Manitoba says pandemic-induced deficit may not be as bad as feared

WINNIPEG — Manitoba Premier Brian Pallister says he may not fulfil a promise to cut the provincial sales tax next year due to the fiscal fallout from COVID-19.

Pallister originally promised to cut the tax to six per cent from seven by this summer and introduce a provincial carbon tax at the same time. But when the pandemic started, he pushed the plan back to 2021.

With economic uncertainty continuing, Pallister said Tuesday the tax change may be off the table.

"I wouldn't want to commit to that at this point in time. I think that there's just too many plus-minuses right now with respect to COVID to do that," Pallister said.

"That's actually one of many topics we'll be addressing ... what is the best way to re-enliven our economic progress? Is it lowering the (sales tax). Is it other investments?"

The Progressive Conservative government released updated budget figures Tuesday that showed another wide swing in Manitoba's finances.

In early March, the government forecast a $220-million deficit. Three weeks later, as COVID-19 numbers grew across Canada, the government warned the deficit could reach $5 billion.

The fiscal update said a more likely scenario is a deficit of $2.9 billion based on new economic projections from banks and other institutions.

The improved estimate is also based on Manitoba's low COVID-19 numbers, which have allowed the government to let most businesses reopen. There have been 325 cases in the province since the pandemic began. Seven people have died and 18 cases remained active as of Tuesday.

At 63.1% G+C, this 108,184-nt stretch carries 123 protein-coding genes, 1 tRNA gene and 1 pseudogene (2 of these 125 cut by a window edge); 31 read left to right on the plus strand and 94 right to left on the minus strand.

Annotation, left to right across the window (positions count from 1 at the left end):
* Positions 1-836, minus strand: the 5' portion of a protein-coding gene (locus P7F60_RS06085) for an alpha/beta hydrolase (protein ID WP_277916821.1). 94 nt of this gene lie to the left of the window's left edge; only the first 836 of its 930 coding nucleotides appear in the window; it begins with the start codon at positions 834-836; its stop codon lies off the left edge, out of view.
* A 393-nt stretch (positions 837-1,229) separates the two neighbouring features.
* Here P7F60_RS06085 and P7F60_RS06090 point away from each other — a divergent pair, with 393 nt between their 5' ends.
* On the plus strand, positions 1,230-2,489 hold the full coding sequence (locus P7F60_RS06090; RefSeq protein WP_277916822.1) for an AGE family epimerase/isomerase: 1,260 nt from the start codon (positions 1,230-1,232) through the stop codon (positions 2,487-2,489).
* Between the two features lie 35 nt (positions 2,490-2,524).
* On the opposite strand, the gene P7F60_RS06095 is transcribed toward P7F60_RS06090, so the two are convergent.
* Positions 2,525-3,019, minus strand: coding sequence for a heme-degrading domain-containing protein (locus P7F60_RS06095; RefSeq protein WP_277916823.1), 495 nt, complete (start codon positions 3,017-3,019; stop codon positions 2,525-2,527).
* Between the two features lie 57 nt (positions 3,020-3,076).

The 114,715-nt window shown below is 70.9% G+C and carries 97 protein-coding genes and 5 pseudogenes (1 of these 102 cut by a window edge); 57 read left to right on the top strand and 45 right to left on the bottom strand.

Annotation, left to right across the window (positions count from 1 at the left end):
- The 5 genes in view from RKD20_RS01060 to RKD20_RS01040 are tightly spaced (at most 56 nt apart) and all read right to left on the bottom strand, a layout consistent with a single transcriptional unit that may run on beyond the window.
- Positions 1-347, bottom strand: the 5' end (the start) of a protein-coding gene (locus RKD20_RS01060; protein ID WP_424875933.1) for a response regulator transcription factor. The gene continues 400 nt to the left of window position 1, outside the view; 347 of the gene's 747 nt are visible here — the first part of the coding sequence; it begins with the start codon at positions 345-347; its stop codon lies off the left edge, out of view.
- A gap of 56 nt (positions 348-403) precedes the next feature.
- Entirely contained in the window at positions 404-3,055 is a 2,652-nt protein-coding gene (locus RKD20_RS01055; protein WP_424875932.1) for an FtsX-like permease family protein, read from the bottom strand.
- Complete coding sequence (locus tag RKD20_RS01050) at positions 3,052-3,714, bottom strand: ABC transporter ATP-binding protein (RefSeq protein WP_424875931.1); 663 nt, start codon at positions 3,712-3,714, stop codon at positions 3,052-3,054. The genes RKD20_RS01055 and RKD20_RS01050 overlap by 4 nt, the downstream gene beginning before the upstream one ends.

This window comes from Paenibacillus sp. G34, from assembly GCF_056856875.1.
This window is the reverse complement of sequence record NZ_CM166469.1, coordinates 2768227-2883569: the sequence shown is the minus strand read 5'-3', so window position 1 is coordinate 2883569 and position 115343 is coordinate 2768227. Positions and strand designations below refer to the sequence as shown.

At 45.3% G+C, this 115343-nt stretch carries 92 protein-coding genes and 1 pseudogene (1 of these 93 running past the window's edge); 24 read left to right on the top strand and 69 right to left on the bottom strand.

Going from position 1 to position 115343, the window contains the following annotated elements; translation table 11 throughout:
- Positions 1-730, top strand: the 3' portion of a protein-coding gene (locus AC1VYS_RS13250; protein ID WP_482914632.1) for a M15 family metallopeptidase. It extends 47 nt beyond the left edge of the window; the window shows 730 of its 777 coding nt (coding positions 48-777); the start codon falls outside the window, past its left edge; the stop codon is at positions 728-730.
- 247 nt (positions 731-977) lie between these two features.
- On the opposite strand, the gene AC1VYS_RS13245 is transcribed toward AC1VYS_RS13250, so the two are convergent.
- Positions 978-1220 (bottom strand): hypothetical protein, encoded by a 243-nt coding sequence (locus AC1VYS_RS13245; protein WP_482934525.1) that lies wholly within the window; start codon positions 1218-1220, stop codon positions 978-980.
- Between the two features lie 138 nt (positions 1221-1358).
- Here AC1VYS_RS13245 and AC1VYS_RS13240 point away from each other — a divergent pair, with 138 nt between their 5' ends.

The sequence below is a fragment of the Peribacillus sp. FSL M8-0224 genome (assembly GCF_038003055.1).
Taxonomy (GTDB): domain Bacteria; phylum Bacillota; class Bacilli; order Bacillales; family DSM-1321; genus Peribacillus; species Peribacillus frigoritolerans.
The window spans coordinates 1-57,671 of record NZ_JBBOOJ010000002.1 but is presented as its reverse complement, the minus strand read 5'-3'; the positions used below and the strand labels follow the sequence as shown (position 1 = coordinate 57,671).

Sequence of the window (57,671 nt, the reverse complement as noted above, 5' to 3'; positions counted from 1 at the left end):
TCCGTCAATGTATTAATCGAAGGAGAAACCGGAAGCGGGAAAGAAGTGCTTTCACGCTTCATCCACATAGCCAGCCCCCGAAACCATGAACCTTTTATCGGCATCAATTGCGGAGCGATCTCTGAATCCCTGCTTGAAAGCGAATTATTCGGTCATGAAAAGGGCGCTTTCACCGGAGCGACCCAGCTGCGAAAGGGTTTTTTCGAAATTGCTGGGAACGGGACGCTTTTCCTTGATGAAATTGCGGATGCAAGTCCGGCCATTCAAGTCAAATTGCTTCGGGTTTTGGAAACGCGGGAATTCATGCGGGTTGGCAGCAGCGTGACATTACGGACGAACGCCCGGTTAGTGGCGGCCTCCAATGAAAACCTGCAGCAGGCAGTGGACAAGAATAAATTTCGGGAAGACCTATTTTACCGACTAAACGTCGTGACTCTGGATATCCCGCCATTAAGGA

"Manitobans have been willing to set aside hard-fought-for rights and live differently to protect themselves and protect others," Pallister said.

Still, he said, the deficit could reach $5 billion if COVID-19 numbers rise and businesses are forced once again to close their doors.

The updated budget figures estimate the provincial economy will drop by five per cent this year, resulting in $1.5 billion less in government taxes and other revenues.

The figures also estimate the province will spend $2.1 billion on pandemic-related programs — everything from protective equipment for health-care workers to a $200 tax credit for seniors that was announced last month.

The Opposition New Democrats said Pallister has hurt the economy by not offering enough help to small businesses during the pandemic.

"Our economy is headed for a relapse because we know that there's still small businesses struggling and there's still so many people out of work," NDP Leader Wab Kinew said.

This report by The Canadian Press was first published June 30, 2020

Steve Lambert, The Canadian Press

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